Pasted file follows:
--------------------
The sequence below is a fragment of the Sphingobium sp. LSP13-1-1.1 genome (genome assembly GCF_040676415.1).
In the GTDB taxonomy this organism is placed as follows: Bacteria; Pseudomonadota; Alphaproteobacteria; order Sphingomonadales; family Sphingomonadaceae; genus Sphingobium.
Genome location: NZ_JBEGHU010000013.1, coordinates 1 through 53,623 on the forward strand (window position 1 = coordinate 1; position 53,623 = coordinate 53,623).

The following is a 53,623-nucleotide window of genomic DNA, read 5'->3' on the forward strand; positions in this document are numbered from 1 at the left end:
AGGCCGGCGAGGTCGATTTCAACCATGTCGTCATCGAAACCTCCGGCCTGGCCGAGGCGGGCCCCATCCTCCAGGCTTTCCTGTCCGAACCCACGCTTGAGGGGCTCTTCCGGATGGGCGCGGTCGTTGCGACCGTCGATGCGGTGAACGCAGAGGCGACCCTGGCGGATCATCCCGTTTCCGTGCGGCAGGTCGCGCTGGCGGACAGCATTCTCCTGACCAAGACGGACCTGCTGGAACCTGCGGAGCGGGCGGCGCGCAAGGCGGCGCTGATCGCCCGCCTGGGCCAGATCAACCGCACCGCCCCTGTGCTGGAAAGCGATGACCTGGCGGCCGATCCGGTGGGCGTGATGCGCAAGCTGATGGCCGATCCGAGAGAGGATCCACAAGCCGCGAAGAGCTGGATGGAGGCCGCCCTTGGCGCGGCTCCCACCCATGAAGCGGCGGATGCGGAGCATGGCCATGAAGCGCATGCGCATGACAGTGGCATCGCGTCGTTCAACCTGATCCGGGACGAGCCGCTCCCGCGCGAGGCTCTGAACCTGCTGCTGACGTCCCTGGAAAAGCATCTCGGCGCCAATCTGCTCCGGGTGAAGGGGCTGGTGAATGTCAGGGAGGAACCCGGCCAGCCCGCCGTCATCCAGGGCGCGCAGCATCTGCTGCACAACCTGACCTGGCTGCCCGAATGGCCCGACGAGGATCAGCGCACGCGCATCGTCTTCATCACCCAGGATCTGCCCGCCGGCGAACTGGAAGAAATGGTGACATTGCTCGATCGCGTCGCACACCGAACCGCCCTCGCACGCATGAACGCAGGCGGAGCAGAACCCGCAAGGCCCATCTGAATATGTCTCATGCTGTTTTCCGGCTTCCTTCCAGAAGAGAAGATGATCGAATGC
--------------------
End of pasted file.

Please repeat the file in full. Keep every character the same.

The sequence below is a fragment of the Sphingobium sp. LSP13-1-1.1 genome (genome assembly GCF_040676415.1).
In the GTDB taxonomy this organism is placed as follows: Bacteria; Pseudomonadota; Alphaproteobacteria; order Sphingomonadales; family Sphingomonadaceae; genus Sphingobium.
Genome location: NZ_JBEGHU010000013.1, coordinates 1 through 53,623 on the forward strand (window position 1 = coordinate 1; position 53,623 = coordinate 53,623).

The following is a 53,623-nucleotide window of genomic DNA, read 5'->3' on the forward strand; positions in this document are numbered from 1 at the left end:
AGGCCGGCGAGGTCGATTTCAACCATGTCGTCATCGAAACCTCCGGCCTGGCCGAGGCGGGCCCCATCCTCCAGGCTTTCCTGTCCGAACCCACGCTTGAGGGGCTCTTCCGGATGGGCGCGGTCGTTGCGACCGTCGATGCGGTGAACGCAGAGGCGACCCTGGCGGATCATCCCGTTTCCGTGCGGCAGGTCGCGCTGGCGGACAGCATTCTCCTGACCAAGACGGACCTGCTGGAACCTGCGGAGCGGGCGGCGCGCAAGGCGGCGCTGATCGCCCGCCTGGGCCAGATCAACCGCACCGCCCCTGTGCTGGAAAGCGATGACCTGGCGGCCGATCCGGTGGGCGTGATGCGCAAGCTGATGGCCGATCCGAGAGAGGATCCACAAGCCGCGAAGAGCTGGATGGAGGCCGCCCTTGGCGCGGCTCCCACCCATGAAGCGGCGGATGCGGAGCATGGCCATGAAGCGCATGCGCATGACAGTGGCATCGCGTCGTTCAACCTGATCCGGGACGAGCCGCTCCCGCGCGAGGCTCTGAACCTGCTGCTGACGTCCCTGGAAAAGCATCTCGGCGCCAATCTGCTCCGGGTGAAGGGGCTGGTGAATGTCAGGGAGGAACCCGGCCAGCCCGCCGTCATCCAGGGCGCGCAGCATCTGCTGCACAACCTGACCTGGCTGCCCGAATGGCCCGACGAGGATCAGCGCACGCGCATCGTCTTCATCACCCAGGATCTGCCCGCCGGCGAACTGGAAGAAATGGTGACATTGCTCGATCGCGTCGCACACCGAACCGCCCTCGCACGCATGAACGCAGGCGGAGCAGAACCCGCAAGGCCCATCTGAATATGTCTCATGCTGTTTTCCGGCTTCCTTCCAGAAGAGAAGATGATCGAATGC